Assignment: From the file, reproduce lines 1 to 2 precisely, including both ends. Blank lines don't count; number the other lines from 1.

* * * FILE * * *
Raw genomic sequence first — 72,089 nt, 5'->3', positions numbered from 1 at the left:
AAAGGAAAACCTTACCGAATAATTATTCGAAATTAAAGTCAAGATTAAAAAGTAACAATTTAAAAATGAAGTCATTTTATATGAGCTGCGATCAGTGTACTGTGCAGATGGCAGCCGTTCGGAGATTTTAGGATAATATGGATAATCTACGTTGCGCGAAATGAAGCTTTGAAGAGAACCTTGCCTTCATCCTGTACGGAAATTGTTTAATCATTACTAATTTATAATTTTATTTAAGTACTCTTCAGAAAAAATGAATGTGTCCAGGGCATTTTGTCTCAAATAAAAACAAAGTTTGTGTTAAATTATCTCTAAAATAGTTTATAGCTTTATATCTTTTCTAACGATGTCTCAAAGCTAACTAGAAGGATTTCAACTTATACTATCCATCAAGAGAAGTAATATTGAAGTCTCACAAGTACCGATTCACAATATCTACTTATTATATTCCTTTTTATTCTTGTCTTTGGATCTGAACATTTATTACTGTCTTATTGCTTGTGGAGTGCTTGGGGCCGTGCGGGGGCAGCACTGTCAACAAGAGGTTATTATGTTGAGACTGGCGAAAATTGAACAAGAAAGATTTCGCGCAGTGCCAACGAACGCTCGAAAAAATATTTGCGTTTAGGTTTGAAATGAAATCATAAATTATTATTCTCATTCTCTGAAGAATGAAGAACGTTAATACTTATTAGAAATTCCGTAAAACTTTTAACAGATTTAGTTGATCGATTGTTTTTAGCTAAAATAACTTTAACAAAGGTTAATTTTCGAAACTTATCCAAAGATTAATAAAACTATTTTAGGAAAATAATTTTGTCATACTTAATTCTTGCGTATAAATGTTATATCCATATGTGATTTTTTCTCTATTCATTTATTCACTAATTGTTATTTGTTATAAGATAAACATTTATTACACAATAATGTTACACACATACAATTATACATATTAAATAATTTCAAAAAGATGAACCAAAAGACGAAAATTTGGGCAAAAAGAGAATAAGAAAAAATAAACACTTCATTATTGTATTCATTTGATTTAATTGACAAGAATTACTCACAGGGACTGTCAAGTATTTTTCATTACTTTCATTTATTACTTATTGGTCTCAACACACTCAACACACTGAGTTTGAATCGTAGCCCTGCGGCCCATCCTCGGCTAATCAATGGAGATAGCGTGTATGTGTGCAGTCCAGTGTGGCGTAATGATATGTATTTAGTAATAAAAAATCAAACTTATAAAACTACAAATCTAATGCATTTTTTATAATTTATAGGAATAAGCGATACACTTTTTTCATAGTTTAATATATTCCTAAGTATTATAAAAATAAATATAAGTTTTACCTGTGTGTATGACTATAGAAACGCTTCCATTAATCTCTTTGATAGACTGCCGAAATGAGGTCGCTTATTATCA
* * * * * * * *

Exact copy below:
Raw genomic sequence first — 72,089 nt, 5'->3', positions numbered from 1 at the left:
AAAGGAAAACCTTACCGAATAATTATTCGAAATTAAAGTCAAGATTAAAAAGTAACAATTTAAAAATGAAGTCATTTTATATGAGCTGCGATCAGTGTACTGTGCAGATGGCAGCCGTTCGGAGATTTTAGGATAATATGGATAATCTACGTTGCGCGAAATGAAGCTTTGAAGAGAACCTTGCCTTCATCCTGTACGGAAATTGTTTAATCATTACTAATTTATAATTTTATTTAAGTACTCTTCAGAAAAAATGAATGTGTCCAGGGCATTTTGTCTCAAATAAAAACAAAGTTTGTGTTAAATTATCTCTAAAATAGTTTATAGCTTTATATCTTTTCTAACGATGTCTCAAAGCTAACTAGAAGGATTTCAACTTATACTATCCATCAAGAGAAGTAATATTGAAGTCTCACAAGTACCGATTCACAATATCTACTTATTATATTCCTTTTTATTCTTGTCTTTGGATCTGAACATTTATTACTGTCTTATTGCTTGTGGAGTGCTTGGGGCCGTGCGGGGGCAGCACTGTCAACAAGAGGTTATTATGTTGAGACTGGCGAAAATTGAACAAGAAAGATTTCGCGCAGTGCCAACGAACGCTCGAAAAAATATTTGCGTTTAGGTTTGAAATGAAATCATAAATTATTATTCTCATTCTCTGAAGAATGAAGAACGTTAATACTTATTAGAAATTCCGTAAAACTTTTAACAGATTTAGTTGATCGATTGTTTTTAGCTAAAATAACTTTAACAAAGGTTAATTTTCGAAACTTATCCAAAGATTAATAAAACTATTTTAGGAAAATAATTTTGTCATACTTAATTCTTGCGTATAAATGTTATATCCATATGTGATTTTTTCTCTATTCATTTATTCACTAATTGTTATTTGTTATAAGATAAACATTTATTACACAATAATGTTACACACATACAATTATACATATTAAATAATTTCAAAAAGATGAACCAAAAGACGAAAATTTGGGCAAAAAGAGAATAAGAAAAAATAAACACTTCATTATTGTATTCATTTGATTTAATTGACAAGAATTACTCACAGGGACTGTCAAGTATTTTTCATTACTTTCATTTATTACTTATTGGTCTCAACACACTCAACACACTGAGTTTGAATCGTAGCCCTGCGGCCCATCCTCGGCTAATCAATGGAGATAGCGTGTATGTGTGCAGTCCAGTGTGGCGTAATGATATGTATTTAGTAATAAAAAATCAAACTTATAAAACTACAAATCTAATGCATTTTTTATAATTTATAGGAATAAGCGATACACTTTTTTCATAGTTTAATATATTCCTAAGTATTATAAAAATAAATATAAGTTTTACCTGTGTGTATGACTATAGAAACGCTTCCATTAATCTCTTTGATAGACTGCCGAAATGAGGTCGCTTATTATCA